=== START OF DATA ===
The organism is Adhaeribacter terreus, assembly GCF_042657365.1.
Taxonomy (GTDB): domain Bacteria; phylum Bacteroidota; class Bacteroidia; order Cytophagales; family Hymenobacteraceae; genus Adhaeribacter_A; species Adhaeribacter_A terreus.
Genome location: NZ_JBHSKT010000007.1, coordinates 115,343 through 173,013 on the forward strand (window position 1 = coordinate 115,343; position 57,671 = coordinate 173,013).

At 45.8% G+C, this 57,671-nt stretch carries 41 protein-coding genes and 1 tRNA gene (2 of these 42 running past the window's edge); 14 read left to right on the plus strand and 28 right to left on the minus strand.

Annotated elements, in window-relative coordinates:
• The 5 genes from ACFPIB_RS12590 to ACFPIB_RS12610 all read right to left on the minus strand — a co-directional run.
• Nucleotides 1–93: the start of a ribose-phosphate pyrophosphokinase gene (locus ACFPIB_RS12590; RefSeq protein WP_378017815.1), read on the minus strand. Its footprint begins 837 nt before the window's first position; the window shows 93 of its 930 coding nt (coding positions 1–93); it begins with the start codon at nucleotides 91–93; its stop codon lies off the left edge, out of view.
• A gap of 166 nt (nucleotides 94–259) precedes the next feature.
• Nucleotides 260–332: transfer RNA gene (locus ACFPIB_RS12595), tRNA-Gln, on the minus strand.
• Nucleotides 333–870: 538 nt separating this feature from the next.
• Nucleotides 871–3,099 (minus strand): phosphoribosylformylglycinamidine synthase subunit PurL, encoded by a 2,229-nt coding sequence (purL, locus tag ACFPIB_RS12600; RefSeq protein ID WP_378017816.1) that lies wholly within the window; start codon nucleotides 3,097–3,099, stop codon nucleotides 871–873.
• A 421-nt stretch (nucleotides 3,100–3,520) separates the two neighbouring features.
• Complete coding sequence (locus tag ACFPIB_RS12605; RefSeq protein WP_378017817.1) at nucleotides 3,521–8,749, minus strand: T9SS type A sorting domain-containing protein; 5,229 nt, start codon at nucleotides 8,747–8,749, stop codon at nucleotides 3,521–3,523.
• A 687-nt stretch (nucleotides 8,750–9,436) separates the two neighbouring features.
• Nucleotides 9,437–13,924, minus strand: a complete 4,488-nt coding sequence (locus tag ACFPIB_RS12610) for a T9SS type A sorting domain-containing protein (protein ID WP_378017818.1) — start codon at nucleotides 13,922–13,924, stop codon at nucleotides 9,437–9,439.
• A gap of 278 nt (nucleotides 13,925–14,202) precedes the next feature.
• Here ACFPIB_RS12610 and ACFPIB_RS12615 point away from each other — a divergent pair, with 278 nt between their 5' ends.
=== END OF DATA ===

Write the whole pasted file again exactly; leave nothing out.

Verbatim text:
The organism is Adhaeribacter terreus, assembly GCF_042657365.1.
Taxonomy (GTDB): domain Bacteria; phylum Bacteroidota; class Bacteroidia; order Cytophagales; family Hymenobacteraceae; genus Adhaeribacter_A; species Adhaeribacter_A terreus.
Genome location: NZ_JBHSKT010000007.1, coordinates 115,343 through 173,013 on the forward strand (window position 1 = coordinate 115,343; position 57,671 = coordinate 173,013).

At 45.8% G+C, this 57,671-nt stretch carries 41 protein-coding genes and 1 tRNA gene (2 of these 42 running past the window's edge); 14 read left to right on the plus strand and 28 right to left on the minus strand.

Annotated elements, in window-relative coordinates:
• The 5 genes from ACFPIB_RS12590 to ACFPIB_RS12610 all read right to left on the minus strand — a co-directional run.
• Nucleotides 1–93: the start of a ribose-phosphate pyrophosphokinase gene (locus ACFPIB_RS12590; RefSeq protein WP_378017815.1), read on the minus strand. Its footprint begins 837 nt before the window's first position; the window shows 93 of its 930 coding nt (coding positions 1–93); it begins with the start codon at nucleotides 91–93; its stop codon lies off the left edge, out of view.
• A gap of 166 nt (nucleotides 94–259) precedes the next feature.
• Nucleotides 260–332: transfer RNA gene (locus ACFPIB_RS12595), tRNA-Gln, on the minus strand.
• Nucleotides 333–870: 538 nt separating this feature from the next.
• Nucleotides 871–3,099 (minus strand): phosphoribosylformylglycinamidine synthase subunit PurL, encoded by a 2,229-nt coding sequence (purL, locus tag ACFPIB_RS12600; RefSeq protein ID WP_378017816.1) that lies wholly within the window; start codon nucleotides 3,097–3,099, stop codon nucleotides 871–873.
• A 421-nt stretch (nucleotides 3,100–3,520) separates the two neighbouring features.
• Complete coding sequence (locus tag ACFPIB_RS12605; RefSeq protein WP_378017817.1) at nucleotides 3,521–8,749, minus strand: T9SS type A sorting domain-containing protein; 5,229 nt, start codon at nucleotides 8,747–8,749, stop codon at nucleotides 3,521–3,523.
• A 687-nt stretch (nucleotides 8,750–9,436) separates the two neighbouring features.
• Nucleotides 9,437–13,924, minus strand: a complete 4,488-nt coding sequence (locus tag ACFPIB_RS12610) for a T9SS type A sorting domain-containing protein (protein ID WP_378017818.1) — start codon at nucleotides 13,922–13,924, stop codon at nucleotides 9,437–9,439.
• A gap of 278 nt (nucleotides 13,925–14,202) precedes the next feature.
• Here ACFPIB_RS12610 and ACFPIB_RS12615 point away from each other — a divergent pair, with 278 nt between their 5' ends.